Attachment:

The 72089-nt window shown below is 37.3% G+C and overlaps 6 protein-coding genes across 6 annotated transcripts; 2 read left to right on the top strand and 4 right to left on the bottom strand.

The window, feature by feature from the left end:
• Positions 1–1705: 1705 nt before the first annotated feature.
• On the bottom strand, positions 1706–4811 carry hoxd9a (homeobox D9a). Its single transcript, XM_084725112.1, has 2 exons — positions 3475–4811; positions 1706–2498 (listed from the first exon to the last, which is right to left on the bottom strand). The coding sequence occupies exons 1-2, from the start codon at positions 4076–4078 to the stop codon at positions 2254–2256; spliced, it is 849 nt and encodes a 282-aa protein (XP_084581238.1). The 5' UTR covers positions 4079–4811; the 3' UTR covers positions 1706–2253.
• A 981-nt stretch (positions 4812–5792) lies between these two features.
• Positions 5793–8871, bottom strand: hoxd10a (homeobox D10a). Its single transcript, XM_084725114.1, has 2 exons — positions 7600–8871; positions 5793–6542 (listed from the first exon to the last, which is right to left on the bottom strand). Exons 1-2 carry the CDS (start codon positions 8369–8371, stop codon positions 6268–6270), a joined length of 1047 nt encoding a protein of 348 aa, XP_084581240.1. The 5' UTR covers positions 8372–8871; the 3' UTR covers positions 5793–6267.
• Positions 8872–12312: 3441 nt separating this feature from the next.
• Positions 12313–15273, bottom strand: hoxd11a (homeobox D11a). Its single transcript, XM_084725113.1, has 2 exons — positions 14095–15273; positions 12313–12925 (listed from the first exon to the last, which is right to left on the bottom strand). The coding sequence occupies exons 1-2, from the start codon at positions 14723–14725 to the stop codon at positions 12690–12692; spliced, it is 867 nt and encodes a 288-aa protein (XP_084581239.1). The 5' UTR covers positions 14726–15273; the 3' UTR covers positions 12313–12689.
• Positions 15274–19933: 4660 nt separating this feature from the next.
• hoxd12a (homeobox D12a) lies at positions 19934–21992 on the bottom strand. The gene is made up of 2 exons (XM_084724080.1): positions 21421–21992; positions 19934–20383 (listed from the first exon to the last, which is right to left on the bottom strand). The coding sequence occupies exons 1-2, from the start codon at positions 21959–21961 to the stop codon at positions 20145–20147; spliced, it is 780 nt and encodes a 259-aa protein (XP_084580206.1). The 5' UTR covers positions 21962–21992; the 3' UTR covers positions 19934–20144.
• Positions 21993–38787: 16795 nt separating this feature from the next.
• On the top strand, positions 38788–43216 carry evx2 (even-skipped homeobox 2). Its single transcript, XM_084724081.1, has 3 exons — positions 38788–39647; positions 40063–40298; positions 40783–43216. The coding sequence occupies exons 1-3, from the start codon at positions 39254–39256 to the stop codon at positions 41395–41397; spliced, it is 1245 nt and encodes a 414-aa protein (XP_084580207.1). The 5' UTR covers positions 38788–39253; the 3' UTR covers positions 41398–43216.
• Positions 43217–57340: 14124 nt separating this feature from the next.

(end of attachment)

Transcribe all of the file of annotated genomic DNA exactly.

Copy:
The 72089-nt window shown below is 37.3% G+C and overlaps 6 protein-coding genes across 6 annotated transcripts; 2 read left to right on the top strand and 4 right to left on the bottom strand.

The window, feature by feature from the left end:
• Positions 1–1705: 1705 nt before the first annotated feature.
• On the bottom strand, positions 1706–4811 carry hoxd9a (homeobox D9a). Its single transcript, XM_084725112.1, has 2 exons — positions 3475–4811; positions 1706–2498 (listed from the first exon to the last, which is right to left on the bottom strand). The coding sequence occupies exons 1-2, from the start codon at positions 4076–4078 to the stop codon at positions 2254–2256; spliced, it is 849 nt and encodes a 282-aa protein (XP_084581238.1). The 5' UTR covers positions 4079–4811; the 3' UTR covers positions 1706–2253.
• A 981-nt stretch (positions 4812–5792) lies between these two features.
• Positions 5793–8871, bottom strand: hoxd10a (homeobox D10a). Its single transcript, XM_084725114.1, has 2 exons — positions 7600–8871; positions 5793–6542 (listed from the first exon to the last, which is right to left on the bottom strand). Exons 1-2 carry the CDS (start codon positions 8369–8371, stop codon positions 6268–6270), a joined length of 1047 nt encoding a protein of 348 aa, XP_084581240.1. The 5' UTR covers positions 8372–8871; the 3' UTR covers positions 5793–6267.
• Positions 8872–12312: 3441 nt separating this feature from the next.
• Positions 12313–15273, bottom strand: hoxd11a (homeobox D11a). Its single transcript, XM_084725113.1, has 2 exons — positions 14095–15273; positions 12313–12925 (listed from the first exon to the last, which is right to left on the bottom strand). The coding sequence occupies exons 1-2, from the start codon at positions 14723–14725 to the stop codon at positions 12690–12692; spliced, it is 867 nt and encodes a 288-aa protein (XP_084581239.1). The 5' UTR covers positions 14726–15273; the 3' UTR covers positions 12313–12689.
• Positions 15274–19933: 4660 nt separating this feature from the next.
• hoxd12a (homeobox D12a) lies at positions 19934–21992 on the bottom strand. The gene is made up of 2 exons (XM_084724080.1): positions 21421–21992; positions 19934–20383 (listed from the first exon to the last, which is right to left on the bottom strand). The coding sequence occupies exons 1-2, from the start codon at positions 21959–21961 to the stop codon at positions 20145–20147; spliced, it is 780 nt and encodes a 259-aa protein (XP_084580206.1). The 5' UTR covers positions 21962–21992; the 3' UTR covers positions 19934–20144.
• Positions 21993–38787: 16795 nt separating this feature from the next.
• On the top strand, positions 38788–43216 carry evx2 (even-skipped homeobox 2). Its single transcript, XM_084724081.1, has 3 exons — positions 38788–39647; positions 40063–40298; positions 40783–43216. The coding sequence occupies exons 1-3, from the start codon at positions 39254–39256 to the stop codon at positions 41395–41397; spliced, it is 1245 nt and encodes a 414-aa protein (XP_084580207.1). The 5' UTR covers positions 38788–39253; the 3' UTR covers positions 41398–43216.
• Positions 43217–57340: 14124 nt separating this feature from the next.